Personal computers came of age in the 1980's and with these wondrous, new-fangled devices infiltrating our homes it was just a matter of time before we began to speculate about what was going on amidst those micro-chip-studded motherboard landscapes.
Since Tron, at face value, appeared to be the geekiest movie ever made, I felt compelled to see it in the theater as a twelve-year-old kid. Unfortunately it was also one the first times I can distinctly remember saying "M'eh" when someone asked me what I thought of it. After re-visiting Tron again recently, I've come to realize that the film feels half-baked mainly because the technology of the time just couldn't do justice to its ambitious premise.
The resulting security lockdown effects two other ENCOM employees: Alan Bradley (Bruce Boxleitner) and Dr. Lora Baines (Cindy Morgan). They conspire with Flynn to activate "TRON", Alan's security program in an effort to destroy the MCP's stranglehold on their virtual world. In doing so, Flynn is digitized and electronically transplanted onto the grid where he's forced to participate in various gladiatorial-style video games. With the aid of Alan's Tron and Lora's virtual identity Yori, they break free of the game world and trek across the electronic landscape to confront the MCP and Dillinger's codified doppelganger Sark.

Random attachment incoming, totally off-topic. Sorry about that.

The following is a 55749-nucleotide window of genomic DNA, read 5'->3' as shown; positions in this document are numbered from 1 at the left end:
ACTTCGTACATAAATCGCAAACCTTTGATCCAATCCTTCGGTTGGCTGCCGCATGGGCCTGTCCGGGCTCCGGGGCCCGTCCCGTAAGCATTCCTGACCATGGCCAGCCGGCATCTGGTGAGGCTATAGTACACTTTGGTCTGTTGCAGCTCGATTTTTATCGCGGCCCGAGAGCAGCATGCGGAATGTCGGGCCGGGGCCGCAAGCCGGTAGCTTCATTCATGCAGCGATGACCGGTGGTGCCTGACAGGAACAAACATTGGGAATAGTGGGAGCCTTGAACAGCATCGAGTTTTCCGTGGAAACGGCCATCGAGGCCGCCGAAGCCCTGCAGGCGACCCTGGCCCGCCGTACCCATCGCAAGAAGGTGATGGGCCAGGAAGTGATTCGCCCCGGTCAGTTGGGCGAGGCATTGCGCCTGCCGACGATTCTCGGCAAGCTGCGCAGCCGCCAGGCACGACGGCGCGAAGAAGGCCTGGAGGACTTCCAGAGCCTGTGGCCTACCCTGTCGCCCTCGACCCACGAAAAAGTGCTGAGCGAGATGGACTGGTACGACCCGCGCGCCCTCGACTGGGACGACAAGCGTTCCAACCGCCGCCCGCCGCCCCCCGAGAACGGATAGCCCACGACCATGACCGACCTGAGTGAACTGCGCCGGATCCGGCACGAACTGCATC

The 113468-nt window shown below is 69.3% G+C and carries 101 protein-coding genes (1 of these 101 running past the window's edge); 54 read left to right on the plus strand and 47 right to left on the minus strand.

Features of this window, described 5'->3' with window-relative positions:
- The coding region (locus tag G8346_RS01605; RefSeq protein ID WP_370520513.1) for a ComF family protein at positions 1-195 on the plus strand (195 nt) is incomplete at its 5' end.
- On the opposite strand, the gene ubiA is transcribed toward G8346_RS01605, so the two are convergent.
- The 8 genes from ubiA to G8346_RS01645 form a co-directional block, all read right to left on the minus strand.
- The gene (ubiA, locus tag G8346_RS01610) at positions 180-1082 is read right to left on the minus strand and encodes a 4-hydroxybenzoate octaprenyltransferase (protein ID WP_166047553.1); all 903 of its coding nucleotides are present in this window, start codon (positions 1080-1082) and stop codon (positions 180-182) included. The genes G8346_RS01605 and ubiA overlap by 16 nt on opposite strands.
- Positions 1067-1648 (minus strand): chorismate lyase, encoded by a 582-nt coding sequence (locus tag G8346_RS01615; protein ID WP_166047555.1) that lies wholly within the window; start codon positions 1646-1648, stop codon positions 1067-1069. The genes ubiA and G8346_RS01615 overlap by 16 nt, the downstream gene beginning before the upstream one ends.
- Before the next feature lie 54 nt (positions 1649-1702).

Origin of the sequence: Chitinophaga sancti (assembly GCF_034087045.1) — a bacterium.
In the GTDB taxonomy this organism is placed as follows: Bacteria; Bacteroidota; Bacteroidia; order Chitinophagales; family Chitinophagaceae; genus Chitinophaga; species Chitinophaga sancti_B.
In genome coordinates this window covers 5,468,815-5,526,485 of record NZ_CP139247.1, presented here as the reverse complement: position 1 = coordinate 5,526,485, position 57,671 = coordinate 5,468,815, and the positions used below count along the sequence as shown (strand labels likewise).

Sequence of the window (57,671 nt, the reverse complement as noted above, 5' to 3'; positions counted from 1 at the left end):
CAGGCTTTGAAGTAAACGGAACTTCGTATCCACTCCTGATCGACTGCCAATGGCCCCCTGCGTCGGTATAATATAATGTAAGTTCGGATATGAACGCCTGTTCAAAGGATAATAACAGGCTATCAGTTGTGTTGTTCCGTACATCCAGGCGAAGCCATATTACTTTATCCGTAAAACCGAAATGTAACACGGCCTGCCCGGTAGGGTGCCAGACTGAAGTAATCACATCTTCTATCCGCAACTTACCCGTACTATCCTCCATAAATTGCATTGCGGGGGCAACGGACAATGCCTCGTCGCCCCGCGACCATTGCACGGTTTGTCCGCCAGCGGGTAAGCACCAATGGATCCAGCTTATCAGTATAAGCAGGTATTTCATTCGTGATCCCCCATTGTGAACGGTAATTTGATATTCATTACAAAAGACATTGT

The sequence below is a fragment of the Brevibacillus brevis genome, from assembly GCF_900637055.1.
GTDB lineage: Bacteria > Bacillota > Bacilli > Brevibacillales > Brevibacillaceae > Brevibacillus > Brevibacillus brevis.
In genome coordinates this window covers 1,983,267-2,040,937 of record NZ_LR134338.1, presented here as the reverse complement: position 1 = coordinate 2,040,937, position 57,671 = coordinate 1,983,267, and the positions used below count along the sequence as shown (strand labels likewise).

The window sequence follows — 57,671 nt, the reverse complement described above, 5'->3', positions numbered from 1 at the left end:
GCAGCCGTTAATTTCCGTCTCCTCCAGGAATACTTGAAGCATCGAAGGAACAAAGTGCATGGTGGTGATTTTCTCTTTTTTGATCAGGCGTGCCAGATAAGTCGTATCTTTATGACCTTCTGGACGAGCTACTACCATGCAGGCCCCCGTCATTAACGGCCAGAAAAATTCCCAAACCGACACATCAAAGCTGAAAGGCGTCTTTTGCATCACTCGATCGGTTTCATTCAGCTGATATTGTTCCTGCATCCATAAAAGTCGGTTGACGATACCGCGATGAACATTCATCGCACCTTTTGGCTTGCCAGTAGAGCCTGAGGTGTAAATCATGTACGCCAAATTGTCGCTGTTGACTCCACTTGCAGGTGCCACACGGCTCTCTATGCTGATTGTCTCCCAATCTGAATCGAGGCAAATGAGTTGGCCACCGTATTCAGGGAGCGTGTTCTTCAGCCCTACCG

Jeff Bridges is a delight to watch. Even when his face is rendered into a monochromatic haze, he's still animated and charismatic. Bruce Boxleitner's Alan is meant to be a bit staid, but there's a huge difference between reserved and wooden. It's also inconceivable to me that Cindy Morgan didn't become the penultimate 80's geek pinup girl, since her brainy beauty as Lora/Yori rivals that of Jan Smithers' Bailey Quarters or Erin Gray's Wilma Deering. Regrettably she doesn't get a lot to do here except look fetching, which she easily accomplishes. Finally, the always-awesome David Warner is coolly threatening, or as threatening as a heel can be while wearing day-glo red pajamas.
I'm actually looking forward to seeing Tron: Legacy sometime soon, mainly because contemporary visual effects and computer animation technology have finally caught up to the concept. In theory, the 2010 sequel is a perfect film for today's tech-savvy audiences. The original Tron, however, is mainly a cinematic oddity with an overly-ambitious concept hanging around its neck like an albatross. It's another film that often gets a free pass due to the sanguine effects of nostalgia.